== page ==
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Industry Solutions and Trends
The Collateral Damage of DDoS Attacks - Part 3. Data available from the router
Mar 20, 2018

The set of all edge/peering routers collectively forwards the entire traffic – legitimate and malicious. Therefore, monitoring volume but also type/kind of this traffic is required to detect attacks.

Generally detecting DDoS is based on anomaly detection and/or fingerprints, for example:

  • Unexpectedly high traffic targeting a single IP host.
  • Moderate but persistent traffic sourced from UDP port 19 (chargen).
  • UDP/53(DNS) traffic with QTYPE of any (0xFF).

The information of interface utilization and dynamic of its changes (sharp increases) could also be indicators of volumetric attack, but not sufficient to identify the attack's fingerprint which is necessary to launch countermeasures.

Ideally, a router should report information on traffic passing that allows us to derive following:

  • Traffic description:
    • Dst IP
    • IP protocol
    • Src port
    • Dst port
    • TTL, fragment flags, TCP control flags, ToS/DS-field, etc
    • Payload (part)
  • Volume of flow in bps/pps (or count of Bytes and packets handled in the last period)

This Information needs to be delivered to the DDoS detection system as soon as possible, in order to allow for a fast detection and mitigation. Therefore, collecting information on routers (e.g. in files) and then transferring it via an FTP-like protocol is not acceptable.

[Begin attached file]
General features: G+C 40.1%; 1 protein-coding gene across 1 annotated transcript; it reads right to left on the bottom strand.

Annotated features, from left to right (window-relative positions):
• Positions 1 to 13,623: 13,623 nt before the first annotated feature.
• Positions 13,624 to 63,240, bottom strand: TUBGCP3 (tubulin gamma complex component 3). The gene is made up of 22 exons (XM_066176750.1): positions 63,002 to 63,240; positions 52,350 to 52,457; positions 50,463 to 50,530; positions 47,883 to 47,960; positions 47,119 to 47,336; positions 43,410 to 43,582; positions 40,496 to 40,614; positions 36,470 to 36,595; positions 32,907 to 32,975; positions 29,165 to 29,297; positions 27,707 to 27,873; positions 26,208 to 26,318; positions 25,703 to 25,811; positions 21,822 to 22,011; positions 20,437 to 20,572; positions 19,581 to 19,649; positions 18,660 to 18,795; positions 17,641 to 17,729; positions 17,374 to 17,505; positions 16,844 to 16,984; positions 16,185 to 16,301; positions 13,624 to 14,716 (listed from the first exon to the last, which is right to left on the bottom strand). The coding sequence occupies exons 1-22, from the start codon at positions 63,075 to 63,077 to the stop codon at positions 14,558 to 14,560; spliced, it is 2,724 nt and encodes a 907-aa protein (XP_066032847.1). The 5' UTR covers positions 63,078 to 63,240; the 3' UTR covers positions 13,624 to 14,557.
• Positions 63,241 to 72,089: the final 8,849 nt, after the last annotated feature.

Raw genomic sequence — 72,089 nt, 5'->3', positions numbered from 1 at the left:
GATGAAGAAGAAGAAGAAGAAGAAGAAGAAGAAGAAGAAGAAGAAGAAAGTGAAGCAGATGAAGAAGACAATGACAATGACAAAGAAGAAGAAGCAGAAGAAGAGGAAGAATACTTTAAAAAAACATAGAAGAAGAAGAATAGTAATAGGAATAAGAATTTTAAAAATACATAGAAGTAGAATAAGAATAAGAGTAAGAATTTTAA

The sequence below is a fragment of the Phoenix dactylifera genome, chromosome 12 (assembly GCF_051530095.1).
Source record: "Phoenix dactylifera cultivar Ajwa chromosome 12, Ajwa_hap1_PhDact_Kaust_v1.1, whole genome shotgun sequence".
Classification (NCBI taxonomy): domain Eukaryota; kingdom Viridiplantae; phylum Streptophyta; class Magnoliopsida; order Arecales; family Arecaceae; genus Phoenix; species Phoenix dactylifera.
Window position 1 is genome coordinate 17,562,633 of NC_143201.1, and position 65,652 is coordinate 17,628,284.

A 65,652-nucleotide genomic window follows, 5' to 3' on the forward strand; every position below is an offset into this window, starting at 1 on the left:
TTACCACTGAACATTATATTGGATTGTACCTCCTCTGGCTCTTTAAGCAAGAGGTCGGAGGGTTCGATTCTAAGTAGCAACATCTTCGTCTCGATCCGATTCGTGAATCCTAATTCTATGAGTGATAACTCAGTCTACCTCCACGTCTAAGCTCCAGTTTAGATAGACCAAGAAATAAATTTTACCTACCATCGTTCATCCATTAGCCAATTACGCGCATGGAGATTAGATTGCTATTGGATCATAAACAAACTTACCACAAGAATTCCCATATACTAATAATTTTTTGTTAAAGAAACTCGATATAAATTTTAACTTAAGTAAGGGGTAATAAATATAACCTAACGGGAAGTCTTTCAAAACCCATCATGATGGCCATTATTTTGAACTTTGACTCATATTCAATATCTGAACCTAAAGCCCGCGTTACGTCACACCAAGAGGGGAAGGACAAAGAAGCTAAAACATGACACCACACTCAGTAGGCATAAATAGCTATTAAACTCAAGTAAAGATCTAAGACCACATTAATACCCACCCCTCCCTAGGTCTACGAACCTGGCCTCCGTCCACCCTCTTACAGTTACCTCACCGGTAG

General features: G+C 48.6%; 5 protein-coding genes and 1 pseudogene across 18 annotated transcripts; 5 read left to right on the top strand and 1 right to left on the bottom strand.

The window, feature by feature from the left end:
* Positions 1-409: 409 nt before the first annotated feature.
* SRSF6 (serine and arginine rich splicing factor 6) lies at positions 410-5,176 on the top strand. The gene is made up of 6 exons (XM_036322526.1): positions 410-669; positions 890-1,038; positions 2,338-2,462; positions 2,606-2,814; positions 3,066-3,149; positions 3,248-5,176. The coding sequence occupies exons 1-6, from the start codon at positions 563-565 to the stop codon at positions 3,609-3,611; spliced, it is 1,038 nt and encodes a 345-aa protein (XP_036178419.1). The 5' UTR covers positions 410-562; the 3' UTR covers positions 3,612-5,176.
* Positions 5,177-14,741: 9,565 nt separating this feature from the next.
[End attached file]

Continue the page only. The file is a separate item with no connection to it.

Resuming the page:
For purpose of volumetric DDoS detection, it is worth noting that the above information needs to only be statistically correct. Some micro-flows could go unreported, some big flows could be over-represented. Since we are looking for attacks that cause collateral damage to network capacity, the above inaccuracies are acceptable. Therefore, reporting on traffic based on sampling is a perfectly fine approach.

When looking at the required information, we can see that there are several methods how a router/switch can provide it:

  • JFlow/NetFlow/Caida version 5. These are traditional flow export formats commonly available on routers. They provide information on flows identified by some L3 and L4 fields, followed by Bytes and Packets carried in the flow, during the time the report covers and some meta-information such as routers interface, src/dst ASN. Etc. There are two drawbacks to this technique:
    • Inability to expose packet payload. What badly impact ability of detection attack base on their signature available only in packet payload.
    • Another drawback of this method is that reports represents flow statistical data collected over period of time – inactivity/activity timeout- and send periodically. This creates delay in reporting of new flows. For example, if report period is set to say 5 min, the DDoS flow would be exposed for detection system with 5 minutes delay, and only then it could be recognized, and mitigation action triggered.
  • JFlow/NetFlow/Caida version 8. This version is used for process and aggregate flow information on the router and export pre-aggregated data. As with all aggregation some details are lost, therefore this format is not applicable for DDoS detection. Also pre-aggregation mean longer periods between reports and higher demand on CPU and memory of router in order to perform aggregation operation.